Earlier this week, the volatility in the currency markets prompted the Group of Seven leading industrial nations, which includes the U.S, Germany as well as Japan, to warn that volatile movements in exchange rates could adversely hit the global economy and to reaffirm their commitment to market-driven exchange rates.
Might other countries try to manipulate their currencies in response to Japan?
A: There is no sign of that -- so far. But fixing the value of a currency is not without precedent.
In Sept. 2011, Switzerland took action to arrest the rise of its currency, the Swiss franc. The rise was triggered by the debt crisis in the eurozone -- investors were looking for somewhere safe to park their cash and the Swiss franc has traditionally fulfilled that role. The Swiss intervention was viewed as an attempt to protect the country's exporters.
For years, U.S. politicians have accused China of keeping its currency, the remnibi, artificially weak in order to industrialize fast. And many countries believe the U.S. long ago abandoned the "strong dollar" policy at the core of the Clinton administration's economic policy in a dash for growth.
How bad could a currency war get?
A: Since World War II, one of the key objectives of international economic policymaking has been to avoid a repeat of the 1930s, when countries around the world engaged in a tit-for-tat battle with their exchange rates. That decimated global trade, accentuating the depression and providing another catalyst to war.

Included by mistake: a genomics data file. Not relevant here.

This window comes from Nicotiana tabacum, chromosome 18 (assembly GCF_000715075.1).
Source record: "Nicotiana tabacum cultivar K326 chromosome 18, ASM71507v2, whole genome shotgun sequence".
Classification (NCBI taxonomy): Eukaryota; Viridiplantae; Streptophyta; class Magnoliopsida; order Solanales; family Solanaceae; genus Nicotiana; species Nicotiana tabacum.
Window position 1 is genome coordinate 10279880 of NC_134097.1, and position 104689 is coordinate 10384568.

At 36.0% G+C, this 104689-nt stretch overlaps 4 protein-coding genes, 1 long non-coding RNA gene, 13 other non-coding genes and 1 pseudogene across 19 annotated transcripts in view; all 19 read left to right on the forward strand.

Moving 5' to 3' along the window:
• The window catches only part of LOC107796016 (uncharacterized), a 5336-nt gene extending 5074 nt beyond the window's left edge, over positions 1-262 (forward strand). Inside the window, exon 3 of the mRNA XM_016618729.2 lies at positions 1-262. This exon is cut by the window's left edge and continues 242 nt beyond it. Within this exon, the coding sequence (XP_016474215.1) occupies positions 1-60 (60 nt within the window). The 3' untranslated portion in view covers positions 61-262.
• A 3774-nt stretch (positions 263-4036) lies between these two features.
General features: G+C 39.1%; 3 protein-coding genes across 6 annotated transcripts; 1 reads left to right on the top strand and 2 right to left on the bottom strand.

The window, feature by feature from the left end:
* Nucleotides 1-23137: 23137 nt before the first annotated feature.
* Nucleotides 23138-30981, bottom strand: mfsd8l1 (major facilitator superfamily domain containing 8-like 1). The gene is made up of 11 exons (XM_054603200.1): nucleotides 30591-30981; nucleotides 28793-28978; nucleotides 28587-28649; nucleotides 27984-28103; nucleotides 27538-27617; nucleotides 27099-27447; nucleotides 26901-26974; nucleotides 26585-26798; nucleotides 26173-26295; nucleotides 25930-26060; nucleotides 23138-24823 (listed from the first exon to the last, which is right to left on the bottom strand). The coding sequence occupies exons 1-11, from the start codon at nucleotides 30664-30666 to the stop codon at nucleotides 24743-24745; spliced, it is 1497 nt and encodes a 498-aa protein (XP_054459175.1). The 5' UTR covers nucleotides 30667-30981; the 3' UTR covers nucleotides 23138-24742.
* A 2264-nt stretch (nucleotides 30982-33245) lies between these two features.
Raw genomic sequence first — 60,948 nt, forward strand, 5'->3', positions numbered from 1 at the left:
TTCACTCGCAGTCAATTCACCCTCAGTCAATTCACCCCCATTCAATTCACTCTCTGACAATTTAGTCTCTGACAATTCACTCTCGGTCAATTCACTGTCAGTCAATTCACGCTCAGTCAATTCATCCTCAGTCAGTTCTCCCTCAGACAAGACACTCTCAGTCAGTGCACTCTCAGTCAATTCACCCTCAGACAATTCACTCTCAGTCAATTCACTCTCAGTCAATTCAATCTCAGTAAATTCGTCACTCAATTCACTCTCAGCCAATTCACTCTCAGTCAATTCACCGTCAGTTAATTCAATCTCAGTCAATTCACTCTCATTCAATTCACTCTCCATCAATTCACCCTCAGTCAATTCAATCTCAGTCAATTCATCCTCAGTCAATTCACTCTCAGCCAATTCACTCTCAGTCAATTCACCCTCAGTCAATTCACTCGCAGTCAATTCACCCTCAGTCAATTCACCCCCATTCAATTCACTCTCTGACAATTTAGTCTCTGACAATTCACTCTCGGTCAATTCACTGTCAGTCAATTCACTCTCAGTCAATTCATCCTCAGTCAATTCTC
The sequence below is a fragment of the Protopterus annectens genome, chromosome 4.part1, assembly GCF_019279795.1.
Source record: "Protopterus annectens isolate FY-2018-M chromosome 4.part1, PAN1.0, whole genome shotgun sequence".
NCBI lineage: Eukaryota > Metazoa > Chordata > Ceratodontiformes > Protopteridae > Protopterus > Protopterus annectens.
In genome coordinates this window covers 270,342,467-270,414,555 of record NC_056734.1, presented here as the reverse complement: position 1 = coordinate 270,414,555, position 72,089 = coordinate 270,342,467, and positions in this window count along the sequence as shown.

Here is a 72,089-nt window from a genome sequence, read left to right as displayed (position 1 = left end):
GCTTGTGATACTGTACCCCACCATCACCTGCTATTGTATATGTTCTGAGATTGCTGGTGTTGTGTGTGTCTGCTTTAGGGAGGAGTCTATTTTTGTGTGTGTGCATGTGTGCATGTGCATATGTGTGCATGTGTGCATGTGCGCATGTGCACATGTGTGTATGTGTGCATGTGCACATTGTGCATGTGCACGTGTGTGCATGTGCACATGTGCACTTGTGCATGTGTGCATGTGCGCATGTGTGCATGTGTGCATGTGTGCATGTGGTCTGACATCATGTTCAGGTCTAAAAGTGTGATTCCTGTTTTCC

Assuming the world doesn't descend into a similar abyss, a currency war can still harm the global economy. For example, central banks, particularly in the developing world, may resort to controlling the amount of capital that can be moved out of a country to affect exchange rates.
"Increasing impediments to the free flow of capital might be thought to lower the potential growth of the world economy," said Stephen Lewis, chief economist at Monument Securities.
Can the world's leaders and central bankers calm the situation?
A: No doubt, a communique will emerge from this weekend's G-20 meeting in Moscow that pours scorn at competitive devaluations. Most of the action, though, is likely to take place behind-the-scenes with pressure expected to be put on the Japanese finance minister and central bank governor not to allow the yen to fall much further.
"Expect smoke and mirrors," said Simon Evenett, a professor of economics at the University of St. Gallen in Switzerland and a former World Bank official. "It's not the G-20's style to point fingers."